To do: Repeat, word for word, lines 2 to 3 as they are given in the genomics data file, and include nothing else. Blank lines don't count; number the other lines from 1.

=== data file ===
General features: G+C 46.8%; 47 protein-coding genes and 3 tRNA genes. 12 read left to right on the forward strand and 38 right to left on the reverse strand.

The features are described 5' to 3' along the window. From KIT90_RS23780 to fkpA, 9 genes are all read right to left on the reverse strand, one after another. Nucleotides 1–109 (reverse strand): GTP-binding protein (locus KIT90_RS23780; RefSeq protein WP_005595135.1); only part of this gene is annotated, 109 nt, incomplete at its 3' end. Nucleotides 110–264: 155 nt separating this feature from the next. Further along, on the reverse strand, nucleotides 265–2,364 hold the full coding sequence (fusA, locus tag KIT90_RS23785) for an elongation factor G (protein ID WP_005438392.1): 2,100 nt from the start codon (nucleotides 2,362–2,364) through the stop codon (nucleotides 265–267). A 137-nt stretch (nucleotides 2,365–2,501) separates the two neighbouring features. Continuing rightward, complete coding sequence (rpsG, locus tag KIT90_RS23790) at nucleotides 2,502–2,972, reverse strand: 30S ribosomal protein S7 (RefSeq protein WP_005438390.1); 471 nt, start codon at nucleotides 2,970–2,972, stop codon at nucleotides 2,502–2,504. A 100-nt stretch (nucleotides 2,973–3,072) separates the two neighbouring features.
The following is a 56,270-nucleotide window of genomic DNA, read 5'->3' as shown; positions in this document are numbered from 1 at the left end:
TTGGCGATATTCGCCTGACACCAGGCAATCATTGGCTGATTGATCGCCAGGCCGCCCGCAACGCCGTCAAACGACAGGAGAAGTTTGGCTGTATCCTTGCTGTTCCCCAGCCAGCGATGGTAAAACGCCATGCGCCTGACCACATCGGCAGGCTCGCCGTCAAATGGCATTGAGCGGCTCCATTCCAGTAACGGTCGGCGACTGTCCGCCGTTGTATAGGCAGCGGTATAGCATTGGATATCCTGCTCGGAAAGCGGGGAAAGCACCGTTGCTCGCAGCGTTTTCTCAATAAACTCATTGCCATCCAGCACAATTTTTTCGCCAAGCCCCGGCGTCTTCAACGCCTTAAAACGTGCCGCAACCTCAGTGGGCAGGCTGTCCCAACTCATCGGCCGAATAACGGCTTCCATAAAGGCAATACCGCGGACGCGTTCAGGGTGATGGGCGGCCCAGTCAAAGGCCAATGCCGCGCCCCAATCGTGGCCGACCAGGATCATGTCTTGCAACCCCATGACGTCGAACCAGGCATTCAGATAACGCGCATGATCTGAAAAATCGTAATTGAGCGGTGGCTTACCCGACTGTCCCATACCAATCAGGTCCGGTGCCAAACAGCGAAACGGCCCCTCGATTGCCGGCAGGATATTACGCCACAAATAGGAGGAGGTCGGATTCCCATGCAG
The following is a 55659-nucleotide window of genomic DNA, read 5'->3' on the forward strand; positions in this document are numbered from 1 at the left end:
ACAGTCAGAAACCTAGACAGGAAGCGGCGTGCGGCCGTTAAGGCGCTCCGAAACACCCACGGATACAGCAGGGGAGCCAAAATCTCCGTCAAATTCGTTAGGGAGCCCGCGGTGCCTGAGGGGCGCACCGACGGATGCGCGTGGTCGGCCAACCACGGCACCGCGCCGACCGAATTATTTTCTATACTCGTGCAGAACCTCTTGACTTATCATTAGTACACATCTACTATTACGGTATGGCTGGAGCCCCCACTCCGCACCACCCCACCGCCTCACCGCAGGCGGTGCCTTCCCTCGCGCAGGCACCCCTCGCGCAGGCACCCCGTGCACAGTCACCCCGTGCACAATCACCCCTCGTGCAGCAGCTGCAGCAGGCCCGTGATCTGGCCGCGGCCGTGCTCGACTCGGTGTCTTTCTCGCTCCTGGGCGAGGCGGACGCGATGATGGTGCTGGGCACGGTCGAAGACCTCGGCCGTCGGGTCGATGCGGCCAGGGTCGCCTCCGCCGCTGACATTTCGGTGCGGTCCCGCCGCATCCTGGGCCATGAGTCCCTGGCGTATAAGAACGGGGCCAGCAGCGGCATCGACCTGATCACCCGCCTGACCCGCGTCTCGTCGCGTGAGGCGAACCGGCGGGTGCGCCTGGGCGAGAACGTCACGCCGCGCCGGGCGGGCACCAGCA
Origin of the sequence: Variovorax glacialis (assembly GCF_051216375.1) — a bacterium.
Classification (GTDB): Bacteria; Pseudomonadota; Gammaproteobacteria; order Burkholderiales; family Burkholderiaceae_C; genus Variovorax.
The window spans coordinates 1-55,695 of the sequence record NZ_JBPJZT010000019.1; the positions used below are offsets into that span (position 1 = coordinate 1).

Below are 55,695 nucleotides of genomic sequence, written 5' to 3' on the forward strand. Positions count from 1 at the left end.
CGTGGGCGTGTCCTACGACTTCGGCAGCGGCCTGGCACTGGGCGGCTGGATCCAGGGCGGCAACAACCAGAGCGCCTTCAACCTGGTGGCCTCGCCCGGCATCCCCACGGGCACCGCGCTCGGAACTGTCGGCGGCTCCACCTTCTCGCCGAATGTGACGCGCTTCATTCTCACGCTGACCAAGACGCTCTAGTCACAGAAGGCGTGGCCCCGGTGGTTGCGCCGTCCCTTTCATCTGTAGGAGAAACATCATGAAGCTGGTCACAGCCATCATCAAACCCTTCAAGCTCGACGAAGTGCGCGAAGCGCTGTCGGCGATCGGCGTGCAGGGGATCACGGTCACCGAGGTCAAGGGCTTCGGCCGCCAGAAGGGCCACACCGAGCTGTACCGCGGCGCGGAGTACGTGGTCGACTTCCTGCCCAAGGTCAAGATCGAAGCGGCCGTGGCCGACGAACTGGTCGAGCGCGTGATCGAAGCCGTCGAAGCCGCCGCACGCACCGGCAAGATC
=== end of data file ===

The features are described 5' to 3' along the window. From KIT90_RS23780 to fkpA, 9 genes are all read right to left on the reverse strand, one after another. Nucleotides 1–109 (reverse strand): GTP-binding protein (locus KIT90_RS23780; RefSeq protein WP_005595135.1); only part of this gene is annotated, 109 nt, incomplete at its 3' end. Nucleotides 110–264: 155 nt separating this feature from the next. Further along, on the reverse strand, nucleotides 265–2,364 hold the full coding sequence (fusA, locus tag KIT90_RS23785) for an elongation factor G (protein ID WP_005438392.1): 2,100 nt from the start codon (nucleotides 2,362–2,364) through the stop codon (nucleotides 265–267). A 137-nt stretch (nucleotides 2,365–2,501) separates the two neighbouring features. Continuing rightward, complete coding sequence (rpsG, locus tag KIT90_RS23790) at nucleotides 2,502–2,972, reverse strand: 30S ribosomal protein S7 (RefSeq protein WP_005438390.1); 471 nt, start codon at nucleotides 2,970–2,972, stop codon at nucleotides 2,502–2,504. A 100-nt stretch (nucleotides 2,973–3,072) separates the two neighbouring features.
The following is a 56,270-nucleotide window of genomic DNA, read 5'->3' as shown; positions in this document are numbered from 1 at the left end: